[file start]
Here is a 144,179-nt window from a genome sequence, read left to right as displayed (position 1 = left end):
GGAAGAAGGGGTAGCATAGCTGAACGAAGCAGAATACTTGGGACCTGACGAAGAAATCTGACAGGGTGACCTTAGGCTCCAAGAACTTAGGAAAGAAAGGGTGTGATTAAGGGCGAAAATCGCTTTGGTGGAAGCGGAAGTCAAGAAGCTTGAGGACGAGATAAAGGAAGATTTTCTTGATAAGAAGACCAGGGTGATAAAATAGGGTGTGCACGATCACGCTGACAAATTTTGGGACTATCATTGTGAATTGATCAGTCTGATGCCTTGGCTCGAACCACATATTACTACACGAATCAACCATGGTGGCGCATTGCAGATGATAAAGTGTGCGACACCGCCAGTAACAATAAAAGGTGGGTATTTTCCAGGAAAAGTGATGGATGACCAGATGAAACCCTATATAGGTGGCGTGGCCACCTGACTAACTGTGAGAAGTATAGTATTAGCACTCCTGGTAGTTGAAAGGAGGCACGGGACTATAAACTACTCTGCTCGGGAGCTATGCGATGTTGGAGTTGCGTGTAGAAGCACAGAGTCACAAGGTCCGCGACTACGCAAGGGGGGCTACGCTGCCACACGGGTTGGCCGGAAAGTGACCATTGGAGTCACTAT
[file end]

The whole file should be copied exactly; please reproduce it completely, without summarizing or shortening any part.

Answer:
Here is a 144,179-nt window from a genome sequence, read left to right as displayed (position 1 = left end):
GGAAGAAGGGGTAGCATAGCTGAACGAAGCAGAATACTTGGGACCTGACGAAGAAATCTGACAGGGTGACCTTAGGCTCCAAGAACTTAGGAAAGAAAGGGTGTGATTAAGGGCGAAAATCGCTTTGGTGGAAGCGGAAGTCAAGAAGCTTGAGGACGAGATAAAGGAAGATTTTCTTGATAAGAAGACCAGGGTGATAAAATAGGGTGTGCACGATCACGCTGACAAATTTTGGGACTATCATTGTGAATTGATCAGTCTGATGCCTTGGCTCGAACCACATATTACTACACGAATCAACCATGGTGGCGCATTGCAGATGATAAAGTGTGCGACACCGCCAGTAACAATAAAAGGTGGGTATTTTCCAGGAAAAGTGATGGATGACCAGATGAAACCCTATATAGGTGGCGTGGCCACCTGACTAACTGTGAGAAGTATAGTATTAGCACTCCTGGTAGTTGAAAGGAGGCACGGGACTATAAACTACTCTGCTCGGGAGCTATGCGATGTTGGAGTTGCGTGTAGAAGCACAGAGTCACAAGGTCCGCGACTACGCAAGGGGGGCTACGCTGCCACACGGGTTGGCCGGAAAGTGACCATTGGAGTCACTAT